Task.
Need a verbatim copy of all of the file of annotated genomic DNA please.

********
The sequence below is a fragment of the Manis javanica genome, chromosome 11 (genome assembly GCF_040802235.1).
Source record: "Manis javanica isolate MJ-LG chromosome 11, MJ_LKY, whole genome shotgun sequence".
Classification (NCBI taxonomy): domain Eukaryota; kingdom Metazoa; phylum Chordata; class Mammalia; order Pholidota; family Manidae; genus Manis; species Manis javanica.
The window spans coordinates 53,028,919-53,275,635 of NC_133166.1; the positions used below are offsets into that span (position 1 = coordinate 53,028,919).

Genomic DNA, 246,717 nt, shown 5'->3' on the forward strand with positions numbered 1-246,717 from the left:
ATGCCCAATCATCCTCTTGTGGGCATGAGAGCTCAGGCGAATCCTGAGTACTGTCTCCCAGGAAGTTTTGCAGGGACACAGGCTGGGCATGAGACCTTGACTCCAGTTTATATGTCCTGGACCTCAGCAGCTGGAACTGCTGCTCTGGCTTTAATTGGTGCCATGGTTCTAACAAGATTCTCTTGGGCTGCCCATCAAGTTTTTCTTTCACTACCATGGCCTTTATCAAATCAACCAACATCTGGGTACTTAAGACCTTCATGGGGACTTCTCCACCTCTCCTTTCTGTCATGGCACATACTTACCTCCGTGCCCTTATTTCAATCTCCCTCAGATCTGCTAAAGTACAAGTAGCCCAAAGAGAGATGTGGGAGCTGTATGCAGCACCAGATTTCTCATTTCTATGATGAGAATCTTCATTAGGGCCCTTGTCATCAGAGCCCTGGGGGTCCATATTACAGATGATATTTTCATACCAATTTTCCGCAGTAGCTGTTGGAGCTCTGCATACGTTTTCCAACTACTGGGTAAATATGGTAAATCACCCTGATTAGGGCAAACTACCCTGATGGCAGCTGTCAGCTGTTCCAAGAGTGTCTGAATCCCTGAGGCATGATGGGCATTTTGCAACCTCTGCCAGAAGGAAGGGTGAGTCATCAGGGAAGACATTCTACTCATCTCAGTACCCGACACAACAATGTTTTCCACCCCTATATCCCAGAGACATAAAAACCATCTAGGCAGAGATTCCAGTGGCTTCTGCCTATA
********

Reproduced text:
The sequence below is a fragment of the Manis javanica genome, chromosome 11 (genome assembly GCF_040802235.1).
Source record: "Manis javanica isolate MJ-LG chromosome 11, MJ_LKY, whole genome shotgun sequence".
Classification (NCBI taxonomy): domain Eukaryota; kingdom Metazoa; phylum Chordata; class Mammalia; order Pholidota; family Manidae; genus Manis; species Manis javanica.
The window spans coordinates 53,028,919-53,275,635 of NC_133166.1; the positions used below are offsets into that span (position 1 = coordinate 53,028,919).

Genomic DNA, 246,717 nt, shown 5'->3' on the forward strand with positions numbered 1-246,717 from the left:
ATGCCCAATCATCCTCTTGTGGGCATGAGAGCTCAGGCGAATCCTGAGTACTGTCTCCCAGGAAGTTTTGCAGGGACACAGGCTGGGCATGAGACCTTGACTCCAGTTTATATGTCCTGGACCTCAGCAGCTGGAACTGCTGCTCTGGCTTTAATTGGTGCCATGGTTCTAACAAGATTCTCTTGGGCTGCCCATCAAGTTTTTCTTTCACTACCATGGCCTTTATCAAATCAACCAACATCTGGGTACTTAAGACCTTCATGGGGACTTCTCCACCTCTCCTTTCTGTCATGGCACATACTTACCTCCGTGCCCTTATTTCAATCTCCCTCAGATCTGCTAAAGTACAAGTAGCCCAAAGAGAGATGTGGGAGCTGTATGCAGCACCAGATTTCTCATTTCTATGATGAGAATCTTCATTAGGGCCCTTGTCATCAGAGCCCTGGGGGTCCATATTACAGATGATATTTTCATACCAATTTTCCGCAGTAGCTGTTGGAGCTCTGCATACGTTTTCCAACTACTGGGTAAATATGGTAAATCACCCTGATTAGGGCAAACTACCCTGATGGCAGCTGTCAGCTGTTCCAAGAGTGTCTGAATCCCTGAGGCATGATGGGCATTTTGCAACCTCTGCCAGAAGGAAGGGTGAGTCATCAGGGAAGACATTCTACTCATCTCAGTACCCGACACAACAATGTTTTCCACCCCTATATCCCAGAGACATAAAAACCATCTAGGCAGAGATTCCAGTGGCTTCTGCCTATA